The figure given here is an estimate for July 2003. If the population of Russia was 145.2 million in the 2002 census, one might assume it would have been higher than 144,526,278 in July 2003, based on annual growth.
However, the population growth rate of Russia was estimated at minus 0.3 percent in July 2003. Given that this probably wasn’t just a single-year blip but part of a long-term trend, it would be reasonable to assume that the growth rate was the same the previous year.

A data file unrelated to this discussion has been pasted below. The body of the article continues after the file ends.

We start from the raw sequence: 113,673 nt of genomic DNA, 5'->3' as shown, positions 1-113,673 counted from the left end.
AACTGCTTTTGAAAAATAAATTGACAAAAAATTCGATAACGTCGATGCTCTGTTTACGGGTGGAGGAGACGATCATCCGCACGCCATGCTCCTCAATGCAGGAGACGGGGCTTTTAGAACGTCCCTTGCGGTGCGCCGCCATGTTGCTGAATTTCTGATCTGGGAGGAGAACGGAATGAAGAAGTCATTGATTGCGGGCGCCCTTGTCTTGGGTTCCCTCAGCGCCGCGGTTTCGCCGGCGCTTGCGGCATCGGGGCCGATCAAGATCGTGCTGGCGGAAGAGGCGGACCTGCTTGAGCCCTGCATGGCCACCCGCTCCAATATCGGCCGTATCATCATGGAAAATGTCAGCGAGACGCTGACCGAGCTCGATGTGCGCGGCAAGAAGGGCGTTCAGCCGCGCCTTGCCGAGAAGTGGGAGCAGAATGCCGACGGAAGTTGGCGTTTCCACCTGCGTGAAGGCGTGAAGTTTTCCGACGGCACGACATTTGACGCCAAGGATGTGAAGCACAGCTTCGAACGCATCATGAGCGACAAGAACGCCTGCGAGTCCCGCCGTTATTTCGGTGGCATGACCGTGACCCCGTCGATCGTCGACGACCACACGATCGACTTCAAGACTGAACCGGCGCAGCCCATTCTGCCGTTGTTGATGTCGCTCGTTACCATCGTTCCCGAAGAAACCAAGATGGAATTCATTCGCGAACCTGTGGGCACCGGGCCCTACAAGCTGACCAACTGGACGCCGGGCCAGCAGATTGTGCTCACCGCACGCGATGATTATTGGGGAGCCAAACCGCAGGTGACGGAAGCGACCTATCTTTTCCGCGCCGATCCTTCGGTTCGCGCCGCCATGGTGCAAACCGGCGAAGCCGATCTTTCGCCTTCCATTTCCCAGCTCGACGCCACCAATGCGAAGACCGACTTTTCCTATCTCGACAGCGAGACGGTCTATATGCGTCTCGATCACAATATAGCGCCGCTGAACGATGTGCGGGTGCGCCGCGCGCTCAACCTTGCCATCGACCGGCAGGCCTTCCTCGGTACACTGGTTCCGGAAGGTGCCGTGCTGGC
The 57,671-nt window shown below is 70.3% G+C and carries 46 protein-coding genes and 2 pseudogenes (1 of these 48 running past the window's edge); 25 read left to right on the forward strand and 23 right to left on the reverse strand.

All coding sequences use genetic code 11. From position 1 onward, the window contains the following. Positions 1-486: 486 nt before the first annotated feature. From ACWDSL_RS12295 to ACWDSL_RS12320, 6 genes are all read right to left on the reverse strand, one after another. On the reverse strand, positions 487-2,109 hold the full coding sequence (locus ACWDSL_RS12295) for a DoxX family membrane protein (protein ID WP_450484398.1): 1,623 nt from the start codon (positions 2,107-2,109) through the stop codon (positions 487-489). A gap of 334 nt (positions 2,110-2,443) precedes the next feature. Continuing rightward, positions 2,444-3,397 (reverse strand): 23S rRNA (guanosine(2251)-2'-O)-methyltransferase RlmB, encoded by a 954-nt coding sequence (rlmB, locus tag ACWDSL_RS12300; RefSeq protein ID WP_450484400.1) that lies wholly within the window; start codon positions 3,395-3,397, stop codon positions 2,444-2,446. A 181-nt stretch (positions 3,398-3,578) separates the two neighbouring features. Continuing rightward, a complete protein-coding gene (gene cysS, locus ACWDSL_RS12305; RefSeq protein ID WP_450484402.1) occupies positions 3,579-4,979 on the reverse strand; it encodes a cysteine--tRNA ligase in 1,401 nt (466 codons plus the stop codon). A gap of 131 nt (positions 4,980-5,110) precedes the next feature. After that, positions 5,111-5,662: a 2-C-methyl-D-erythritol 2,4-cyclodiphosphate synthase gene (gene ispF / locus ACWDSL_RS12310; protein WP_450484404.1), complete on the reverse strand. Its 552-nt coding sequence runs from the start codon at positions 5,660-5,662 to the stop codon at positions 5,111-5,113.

This negative growth rate would mean a drop of 435,600 people 2002 to 2003. If we subtract this number from the 2002 total, the result would be 144,764,400, statistically close enough to the figure given here to consider it as a close estimate of the number of Russians.